I’ve loved to read as long as I can remember, and as I’ve taken on the career of writing myself, many authors have caught my attention as mentors. Let me share three of them with you.
I love Henderson’s books because I love mysteries. Also, Ms. Henderson is from Illinois and writes about the easy-going people of the Midwest. Since I’m from Missouri, this feels like home to me and is the atmosphere I also am comfortable writing about. She has just the right amount of romance, keeping it as one of many strands woven into a story.
I’m not a mystery writer, but I strive to grow in these other techniques of Dee Henderson’s work. I have read all of her books that I can get my hands on, but I’ve read The O’Malley Series multiple times. I’m getting ready to start it over again.
My husband Murray and I have spent many delightful hours listening to audio books of Jan Karon’s Father Tim Kavanagh, his family, and friends—the hilarious people who live in the small southern town of Mitford. We laugh and are touched by the warm stories of people who meet God’s grace in Mitford.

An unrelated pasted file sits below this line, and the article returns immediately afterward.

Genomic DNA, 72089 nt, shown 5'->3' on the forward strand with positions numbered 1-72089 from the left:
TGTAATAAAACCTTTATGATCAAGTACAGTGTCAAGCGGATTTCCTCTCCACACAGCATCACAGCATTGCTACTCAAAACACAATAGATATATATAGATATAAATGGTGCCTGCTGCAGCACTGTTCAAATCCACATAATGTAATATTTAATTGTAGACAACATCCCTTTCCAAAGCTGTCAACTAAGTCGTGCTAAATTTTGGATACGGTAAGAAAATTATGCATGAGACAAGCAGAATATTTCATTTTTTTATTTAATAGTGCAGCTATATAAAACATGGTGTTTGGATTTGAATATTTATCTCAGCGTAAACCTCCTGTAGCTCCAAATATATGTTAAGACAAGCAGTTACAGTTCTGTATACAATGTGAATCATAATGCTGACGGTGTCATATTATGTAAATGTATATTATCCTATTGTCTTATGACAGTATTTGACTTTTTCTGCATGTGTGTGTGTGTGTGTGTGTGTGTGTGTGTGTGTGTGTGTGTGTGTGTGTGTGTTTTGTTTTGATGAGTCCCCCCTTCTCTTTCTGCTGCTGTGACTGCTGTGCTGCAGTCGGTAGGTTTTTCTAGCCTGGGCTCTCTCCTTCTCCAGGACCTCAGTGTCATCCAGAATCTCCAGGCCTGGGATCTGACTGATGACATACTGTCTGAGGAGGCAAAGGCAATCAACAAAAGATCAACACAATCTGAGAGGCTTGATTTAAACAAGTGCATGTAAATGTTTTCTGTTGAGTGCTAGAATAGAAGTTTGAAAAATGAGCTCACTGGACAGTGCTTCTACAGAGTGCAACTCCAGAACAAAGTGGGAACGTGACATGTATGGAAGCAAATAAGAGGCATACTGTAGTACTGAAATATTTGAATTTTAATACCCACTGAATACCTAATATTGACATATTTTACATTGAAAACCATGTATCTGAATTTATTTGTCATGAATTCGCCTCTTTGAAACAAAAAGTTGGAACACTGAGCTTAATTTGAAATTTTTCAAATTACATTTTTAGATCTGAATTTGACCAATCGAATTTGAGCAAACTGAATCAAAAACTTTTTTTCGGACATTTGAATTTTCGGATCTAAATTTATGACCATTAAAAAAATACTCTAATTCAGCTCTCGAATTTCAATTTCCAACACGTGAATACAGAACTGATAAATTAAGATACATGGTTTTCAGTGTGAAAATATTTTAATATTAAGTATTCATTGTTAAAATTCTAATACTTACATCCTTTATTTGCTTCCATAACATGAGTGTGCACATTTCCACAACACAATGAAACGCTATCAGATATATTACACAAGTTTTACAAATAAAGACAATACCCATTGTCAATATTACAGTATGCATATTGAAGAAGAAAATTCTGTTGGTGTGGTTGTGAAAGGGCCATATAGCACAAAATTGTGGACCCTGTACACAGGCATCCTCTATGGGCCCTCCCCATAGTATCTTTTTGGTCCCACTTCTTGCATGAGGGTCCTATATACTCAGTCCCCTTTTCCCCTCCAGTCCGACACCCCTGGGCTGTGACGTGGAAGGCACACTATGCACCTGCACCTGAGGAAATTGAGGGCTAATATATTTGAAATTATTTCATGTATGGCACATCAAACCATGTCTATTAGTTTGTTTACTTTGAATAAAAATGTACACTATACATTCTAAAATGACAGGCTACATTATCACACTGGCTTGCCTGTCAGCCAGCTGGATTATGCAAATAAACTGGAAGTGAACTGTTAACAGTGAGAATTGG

I would love to one day write books that a couple could enjoy together the same way my husband and I enjoy Karon’s books.
Robin Jones Gunn
Robin Jones Gunn writes stories about new romance, relationships between mothers and daughters, and grandmothers, women with their careers, friends traveling abroad, married couples who need to find new hope in their relationships. I highly recommend this author for young readers, junior high and up, though she also encourages me through her stories for women.
I love to share her books with my daughters. That’s another goal I have—to write stories mothers and daughters can enjoy by swapping books with each other.
And all three of these women have taught me much about how to write God’s mercy and grace naturally into the everyday lives of people you might meet on the street in any town.
All My Tears by Kathy McKinsey
Meet five women who struggle with life’s deep sorrows. Beth fights to recover from alcoholism and to mend her relationships with her family. Ann doesn’t believe God will forgive her. Kathleen wrestles with a years-old fear and with saving her marriage. Cassie needs to learn to deal with chronic depression. Martie finds herself the single parent of the eight-year-old niece she barely knows when the child’s parents die in a car wreck.
See how god gives them the gifts of hope, healing, and love.
You can connect with Kathy online at her blog, Kathy’s Voice.